In Darkest London, Part 2

This is the second part of a two-part article written by a white male Catholic convert, 48 years old, who has no specialist theological training whatsoever, is of strictly average intelligence, and represents no interest group or political movement.  It derives solely from a recent visit to London, in which nothing spectacularly horrible occurred, and which was spent mostly among people neither very rich nor very poor.

In Part 1 of this report (see Correspondence, May) I attempted to give some idea of the cultural, political, and moral squalor that has overtaken London since 1990.  Here I endeavor to give an account of the two phenomena—two alone—that gave me hope for the city of which Dr. Johnson said, “When a man is tired of London, he is tired of life.”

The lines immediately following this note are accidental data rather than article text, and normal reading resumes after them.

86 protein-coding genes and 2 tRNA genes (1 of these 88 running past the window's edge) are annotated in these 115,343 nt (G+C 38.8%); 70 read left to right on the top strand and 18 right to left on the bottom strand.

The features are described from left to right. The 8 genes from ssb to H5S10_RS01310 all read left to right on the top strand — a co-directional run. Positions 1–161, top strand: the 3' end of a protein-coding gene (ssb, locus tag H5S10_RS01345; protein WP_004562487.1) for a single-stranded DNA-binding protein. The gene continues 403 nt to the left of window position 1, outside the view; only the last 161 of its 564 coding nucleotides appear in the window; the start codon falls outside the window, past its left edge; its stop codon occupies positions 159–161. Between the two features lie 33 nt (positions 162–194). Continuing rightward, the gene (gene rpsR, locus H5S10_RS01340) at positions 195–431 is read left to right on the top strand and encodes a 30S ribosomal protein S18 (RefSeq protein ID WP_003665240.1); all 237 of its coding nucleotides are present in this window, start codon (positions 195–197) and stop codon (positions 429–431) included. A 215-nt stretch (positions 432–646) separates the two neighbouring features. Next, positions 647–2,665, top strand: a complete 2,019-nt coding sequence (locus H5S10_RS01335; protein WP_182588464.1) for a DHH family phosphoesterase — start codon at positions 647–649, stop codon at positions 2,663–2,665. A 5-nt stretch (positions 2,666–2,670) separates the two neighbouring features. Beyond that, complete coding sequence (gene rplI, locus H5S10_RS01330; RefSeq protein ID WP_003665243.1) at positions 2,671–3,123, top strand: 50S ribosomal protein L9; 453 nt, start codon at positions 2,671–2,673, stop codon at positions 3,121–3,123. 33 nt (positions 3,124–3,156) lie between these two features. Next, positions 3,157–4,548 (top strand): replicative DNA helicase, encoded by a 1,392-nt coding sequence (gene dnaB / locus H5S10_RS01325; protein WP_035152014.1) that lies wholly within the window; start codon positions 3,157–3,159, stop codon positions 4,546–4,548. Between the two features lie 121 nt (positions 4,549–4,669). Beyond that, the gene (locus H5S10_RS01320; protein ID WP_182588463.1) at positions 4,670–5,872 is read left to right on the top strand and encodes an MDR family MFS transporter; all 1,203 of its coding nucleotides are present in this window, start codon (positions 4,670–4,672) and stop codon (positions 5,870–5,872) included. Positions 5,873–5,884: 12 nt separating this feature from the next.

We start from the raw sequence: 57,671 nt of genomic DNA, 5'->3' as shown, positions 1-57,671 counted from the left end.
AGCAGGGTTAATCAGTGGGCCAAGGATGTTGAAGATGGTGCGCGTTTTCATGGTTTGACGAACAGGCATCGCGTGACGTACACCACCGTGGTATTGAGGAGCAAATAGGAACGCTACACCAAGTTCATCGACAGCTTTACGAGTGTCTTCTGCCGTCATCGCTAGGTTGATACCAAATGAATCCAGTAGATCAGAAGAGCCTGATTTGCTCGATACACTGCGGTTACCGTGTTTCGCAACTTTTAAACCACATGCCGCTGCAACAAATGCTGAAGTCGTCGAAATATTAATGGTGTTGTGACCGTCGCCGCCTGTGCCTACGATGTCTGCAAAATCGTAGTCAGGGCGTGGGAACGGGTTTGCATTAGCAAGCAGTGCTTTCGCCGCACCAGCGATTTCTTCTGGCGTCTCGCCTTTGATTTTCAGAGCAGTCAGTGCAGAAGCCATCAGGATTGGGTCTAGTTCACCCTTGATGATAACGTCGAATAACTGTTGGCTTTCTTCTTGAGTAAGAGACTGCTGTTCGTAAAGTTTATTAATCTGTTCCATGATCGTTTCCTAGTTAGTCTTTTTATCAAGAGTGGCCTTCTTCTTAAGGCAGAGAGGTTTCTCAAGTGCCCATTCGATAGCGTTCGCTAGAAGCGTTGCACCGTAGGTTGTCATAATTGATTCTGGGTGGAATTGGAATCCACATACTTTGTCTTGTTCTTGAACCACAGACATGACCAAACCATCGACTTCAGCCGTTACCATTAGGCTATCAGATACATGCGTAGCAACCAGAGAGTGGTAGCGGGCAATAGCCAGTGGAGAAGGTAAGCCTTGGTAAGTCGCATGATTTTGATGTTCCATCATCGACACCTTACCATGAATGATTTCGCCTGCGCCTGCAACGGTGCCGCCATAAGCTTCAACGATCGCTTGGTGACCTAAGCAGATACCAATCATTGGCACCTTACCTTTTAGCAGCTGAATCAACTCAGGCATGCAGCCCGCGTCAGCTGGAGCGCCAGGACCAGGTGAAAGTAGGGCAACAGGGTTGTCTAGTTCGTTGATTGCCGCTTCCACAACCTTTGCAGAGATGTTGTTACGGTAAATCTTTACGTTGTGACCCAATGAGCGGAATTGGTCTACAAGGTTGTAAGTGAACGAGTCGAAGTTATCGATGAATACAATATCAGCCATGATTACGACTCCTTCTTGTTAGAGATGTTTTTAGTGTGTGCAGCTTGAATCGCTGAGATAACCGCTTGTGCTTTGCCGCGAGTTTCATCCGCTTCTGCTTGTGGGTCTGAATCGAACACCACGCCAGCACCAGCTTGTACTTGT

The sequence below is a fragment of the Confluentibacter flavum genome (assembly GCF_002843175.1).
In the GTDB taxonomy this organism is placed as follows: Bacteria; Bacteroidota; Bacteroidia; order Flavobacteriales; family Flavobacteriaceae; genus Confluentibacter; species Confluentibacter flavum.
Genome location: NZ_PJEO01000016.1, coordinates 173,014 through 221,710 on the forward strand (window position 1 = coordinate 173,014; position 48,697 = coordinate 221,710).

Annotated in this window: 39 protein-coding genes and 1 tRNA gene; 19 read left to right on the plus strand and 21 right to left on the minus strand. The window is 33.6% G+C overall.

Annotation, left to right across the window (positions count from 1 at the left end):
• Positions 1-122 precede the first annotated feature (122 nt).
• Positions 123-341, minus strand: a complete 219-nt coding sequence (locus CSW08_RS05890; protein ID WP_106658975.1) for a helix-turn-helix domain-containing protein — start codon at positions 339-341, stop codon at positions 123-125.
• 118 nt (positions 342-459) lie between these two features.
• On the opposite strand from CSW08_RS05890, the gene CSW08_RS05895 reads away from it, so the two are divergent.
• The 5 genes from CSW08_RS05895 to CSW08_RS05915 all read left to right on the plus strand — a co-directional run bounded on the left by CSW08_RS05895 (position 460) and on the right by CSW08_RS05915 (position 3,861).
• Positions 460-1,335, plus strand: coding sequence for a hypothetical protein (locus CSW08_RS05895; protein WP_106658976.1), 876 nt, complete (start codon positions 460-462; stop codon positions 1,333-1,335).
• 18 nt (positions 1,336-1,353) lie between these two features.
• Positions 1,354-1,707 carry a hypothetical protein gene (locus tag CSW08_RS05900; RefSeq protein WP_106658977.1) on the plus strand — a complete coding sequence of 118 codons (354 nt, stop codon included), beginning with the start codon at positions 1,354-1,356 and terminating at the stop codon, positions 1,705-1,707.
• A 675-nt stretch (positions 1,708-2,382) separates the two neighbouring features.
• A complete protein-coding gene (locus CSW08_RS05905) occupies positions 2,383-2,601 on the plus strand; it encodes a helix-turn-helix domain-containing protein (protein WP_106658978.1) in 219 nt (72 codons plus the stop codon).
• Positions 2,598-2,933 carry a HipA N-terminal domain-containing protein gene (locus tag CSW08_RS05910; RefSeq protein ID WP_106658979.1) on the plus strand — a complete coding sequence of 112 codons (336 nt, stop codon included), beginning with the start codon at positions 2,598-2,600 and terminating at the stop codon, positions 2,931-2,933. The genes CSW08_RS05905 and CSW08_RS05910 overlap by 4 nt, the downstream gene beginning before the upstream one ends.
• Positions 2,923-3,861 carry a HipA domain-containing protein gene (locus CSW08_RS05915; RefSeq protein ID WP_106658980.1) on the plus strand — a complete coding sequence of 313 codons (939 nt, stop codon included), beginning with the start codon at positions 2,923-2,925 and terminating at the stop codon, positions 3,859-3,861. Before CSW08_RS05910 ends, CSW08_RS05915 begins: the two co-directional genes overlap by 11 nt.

One was an exhibition at the National Gallery: “The Sacred Made Real,” a collection of 17th-century Spanish religious art.  If someone had told me fifteen or even five years ago that Londoners would flock to see some of the most hyper-realistic Crucifixion statues ever made, I would have laughed at the notion.  But this very thing happened in my presence.  Tickets were so scarce as to require 24 hours’ advance notice for booking.  The crowds bore no resemblance to those I had seen at the nearby National Portrait Gallery a day earlier.  There, Americans and Chinese surrounded me.  At the Spanish exhibition,...

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